Boundary Monitors

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AT Boundary Monitoring

From the ATC Website:

"Corridor monitoring refers to the act of visiting a selected section of A.T. corridor in the field and reporting on its condition. This includes walking the boundaries using survey maps and compass, inspecting survey monuments, noting the condition of the boundary blazes and signs, keeping a lookout for encroachments, and reporting all of this information.

Prompt reporting of poor boundary conditions as well as any misuse of the A.T. corridor to the local Trail club (In this case, the Dartmouth Outing Club) is an essential element of Trail protection. The Trail clubs communicate these reports to the Appalachian Trail Conservancy, who in turn uses them to prioritize management actions. The first step towards addressing a problem is to gather as much information on it as possible, because effective mitigation and even law enforcement depend on consistent monitoring.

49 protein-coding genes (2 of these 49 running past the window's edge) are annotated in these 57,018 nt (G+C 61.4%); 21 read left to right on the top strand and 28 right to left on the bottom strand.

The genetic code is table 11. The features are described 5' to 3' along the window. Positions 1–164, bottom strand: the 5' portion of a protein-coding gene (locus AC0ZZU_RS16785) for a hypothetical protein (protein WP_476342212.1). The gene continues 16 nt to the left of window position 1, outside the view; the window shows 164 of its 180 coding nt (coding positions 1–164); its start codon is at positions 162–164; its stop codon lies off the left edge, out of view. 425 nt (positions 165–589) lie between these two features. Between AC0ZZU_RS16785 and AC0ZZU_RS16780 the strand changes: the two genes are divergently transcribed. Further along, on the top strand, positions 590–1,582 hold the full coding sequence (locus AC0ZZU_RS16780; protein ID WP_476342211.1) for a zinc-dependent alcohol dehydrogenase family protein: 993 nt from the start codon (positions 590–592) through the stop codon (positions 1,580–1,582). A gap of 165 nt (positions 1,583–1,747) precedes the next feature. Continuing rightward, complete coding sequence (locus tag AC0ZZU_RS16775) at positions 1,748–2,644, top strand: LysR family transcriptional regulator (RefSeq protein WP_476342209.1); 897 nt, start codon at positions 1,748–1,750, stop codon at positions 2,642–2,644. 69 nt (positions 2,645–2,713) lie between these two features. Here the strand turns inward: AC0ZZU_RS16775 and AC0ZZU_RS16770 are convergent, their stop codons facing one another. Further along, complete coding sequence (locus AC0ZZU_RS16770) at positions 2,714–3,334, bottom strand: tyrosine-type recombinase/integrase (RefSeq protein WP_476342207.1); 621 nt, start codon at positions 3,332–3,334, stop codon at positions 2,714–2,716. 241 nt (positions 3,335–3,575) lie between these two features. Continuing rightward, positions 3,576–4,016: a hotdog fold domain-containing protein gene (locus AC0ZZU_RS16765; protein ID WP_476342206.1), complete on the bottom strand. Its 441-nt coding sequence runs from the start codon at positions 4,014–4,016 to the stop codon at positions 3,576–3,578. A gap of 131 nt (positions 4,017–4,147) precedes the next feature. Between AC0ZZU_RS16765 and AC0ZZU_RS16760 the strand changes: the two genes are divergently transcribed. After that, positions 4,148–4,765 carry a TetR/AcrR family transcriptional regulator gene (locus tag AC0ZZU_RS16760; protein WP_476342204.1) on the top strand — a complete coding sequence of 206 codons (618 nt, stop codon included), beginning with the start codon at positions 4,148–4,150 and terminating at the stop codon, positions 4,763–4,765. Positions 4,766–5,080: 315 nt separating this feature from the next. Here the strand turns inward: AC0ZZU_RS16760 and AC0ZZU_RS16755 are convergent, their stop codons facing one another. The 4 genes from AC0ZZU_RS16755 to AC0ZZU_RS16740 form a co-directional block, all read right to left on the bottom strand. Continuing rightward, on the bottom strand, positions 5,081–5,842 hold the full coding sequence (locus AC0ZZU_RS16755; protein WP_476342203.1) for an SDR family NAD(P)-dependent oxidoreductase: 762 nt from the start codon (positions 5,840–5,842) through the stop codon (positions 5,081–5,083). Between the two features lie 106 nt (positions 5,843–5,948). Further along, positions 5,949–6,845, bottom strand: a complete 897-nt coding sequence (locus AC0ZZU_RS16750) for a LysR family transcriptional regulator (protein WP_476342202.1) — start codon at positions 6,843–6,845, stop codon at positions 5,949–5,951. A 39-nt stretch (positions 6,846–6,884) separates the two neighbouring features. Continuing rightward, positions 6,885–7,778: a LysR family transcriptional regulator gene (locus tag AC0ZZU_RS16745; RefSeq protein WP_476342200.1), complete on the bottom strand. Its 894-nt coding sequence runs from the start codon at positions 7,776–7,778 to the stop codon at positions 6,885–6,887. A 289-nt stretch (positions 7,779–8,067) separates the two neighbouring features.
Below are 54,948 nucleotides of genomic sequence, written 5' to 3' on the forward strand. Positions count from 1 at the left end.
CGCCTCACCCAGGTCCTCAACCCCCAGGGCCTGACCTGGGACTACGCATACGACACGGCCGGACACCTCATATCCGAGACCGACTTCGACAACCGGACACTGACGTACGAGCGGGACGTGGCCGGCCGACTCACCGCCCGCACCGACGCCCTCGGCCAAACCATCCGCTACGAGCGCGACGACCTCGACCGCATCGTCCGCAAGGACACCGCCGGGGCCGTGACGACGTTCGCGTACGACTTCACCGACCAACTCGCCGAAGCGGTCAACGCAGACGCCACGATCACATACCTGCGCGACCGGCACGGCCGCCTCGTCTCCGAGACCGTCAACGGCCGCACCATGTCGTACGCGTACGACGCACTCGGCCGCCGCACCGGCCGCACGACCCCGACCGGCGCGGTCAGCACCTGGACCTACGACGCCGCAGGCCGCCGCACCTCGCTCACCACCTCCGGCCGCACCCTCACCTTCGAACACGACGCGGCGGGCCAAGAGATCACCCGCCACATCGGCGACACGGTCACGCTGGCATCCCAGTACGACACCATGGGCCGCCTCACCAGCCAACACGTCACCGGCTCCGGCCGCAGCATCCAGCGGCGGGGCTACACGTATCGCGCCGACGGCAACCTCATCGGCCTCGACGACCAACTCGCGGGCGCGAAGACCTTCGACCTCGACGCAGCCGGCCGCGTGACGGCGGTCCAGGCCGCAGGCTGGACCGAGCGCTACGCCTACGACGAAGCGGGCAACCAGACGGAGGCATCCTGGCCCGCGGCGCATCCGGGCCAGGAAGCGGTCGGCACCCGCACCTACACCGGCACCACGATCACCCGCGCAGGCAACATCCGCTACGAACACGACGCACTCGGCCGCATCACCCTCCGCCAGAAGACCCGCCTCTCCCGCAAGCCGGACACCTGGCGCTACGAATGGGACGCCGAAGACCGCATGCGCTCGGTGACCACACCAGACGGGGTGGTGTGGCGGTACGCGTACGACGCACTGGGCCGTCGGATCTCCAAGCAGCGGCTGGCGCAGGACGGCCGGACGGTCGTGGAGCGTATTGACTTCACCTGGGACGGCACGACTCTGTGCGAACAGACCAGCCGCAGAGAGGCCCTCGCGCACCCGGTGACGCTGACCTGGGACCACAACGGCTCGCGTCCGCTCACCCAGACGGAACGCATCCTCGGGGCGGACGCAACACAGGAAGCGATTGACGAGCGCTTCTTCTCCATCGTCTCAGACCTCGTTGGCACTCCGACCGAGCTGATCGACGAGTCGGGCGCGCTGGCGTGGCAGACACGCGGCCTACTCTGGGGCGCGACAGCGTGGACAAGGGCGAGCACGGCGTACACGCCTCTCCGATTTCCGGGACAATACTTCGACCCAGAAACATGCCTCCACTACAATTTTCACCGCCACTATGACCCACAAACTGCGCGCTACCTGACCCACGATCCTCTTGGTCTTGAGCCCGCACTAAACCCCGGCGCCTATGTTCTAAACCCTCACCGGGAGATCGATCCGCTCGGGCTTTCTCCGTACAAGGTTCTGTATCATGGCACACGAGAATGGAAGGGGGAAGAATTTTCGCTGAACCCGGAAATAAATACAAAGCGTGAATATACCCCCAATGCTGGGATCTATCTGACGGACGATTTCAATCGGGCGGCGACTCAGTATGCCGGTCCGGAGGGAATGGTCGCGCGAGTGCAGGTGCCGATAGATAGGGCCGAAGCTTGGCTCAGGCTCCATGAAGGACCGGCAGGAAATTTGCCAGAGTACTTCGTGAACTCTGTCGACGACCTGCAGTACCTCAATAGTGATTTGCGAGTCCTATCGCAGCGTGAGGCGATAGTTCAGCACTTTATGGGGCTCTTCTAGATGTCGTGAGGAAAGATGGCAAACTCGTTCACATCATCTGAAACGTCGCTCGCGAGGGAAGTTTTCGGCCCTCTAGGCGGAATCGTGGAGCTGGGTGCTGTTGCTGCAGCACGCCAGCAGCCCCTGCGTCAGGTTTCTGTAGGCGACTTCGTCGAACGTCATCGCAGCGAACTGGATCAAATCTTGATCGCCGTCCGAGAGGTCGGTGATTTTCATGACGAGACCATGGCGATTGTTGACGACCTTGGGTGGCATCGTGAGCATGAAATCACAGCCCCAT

Although the Trail clubs are not officially responsible for boundary maintenance, many of the clubs that do corridor monitoring have chosen to also take on the boundary maintenance responsibility, too. These clubs repaint the boundary blazes, make sure that plenty of signs are posted, and trim the vegetation along the boundary to make sure that it remains accessible to corridor monitors. Ensuring a well marked boundary provides a first line of defense and offers a clear demarcation to any potential violators.

The boundary crew complements the work of the Trail clubs by reclaiming boundary sections where the blazes and signs have disappeared over time and provides training and assistance to volunteers in the field as needed."

The DOC performs boundary monitoring through a group of community volunteers led by our coordinator, Nichole Hastings. If you are interested in helping out, please contact her for more information.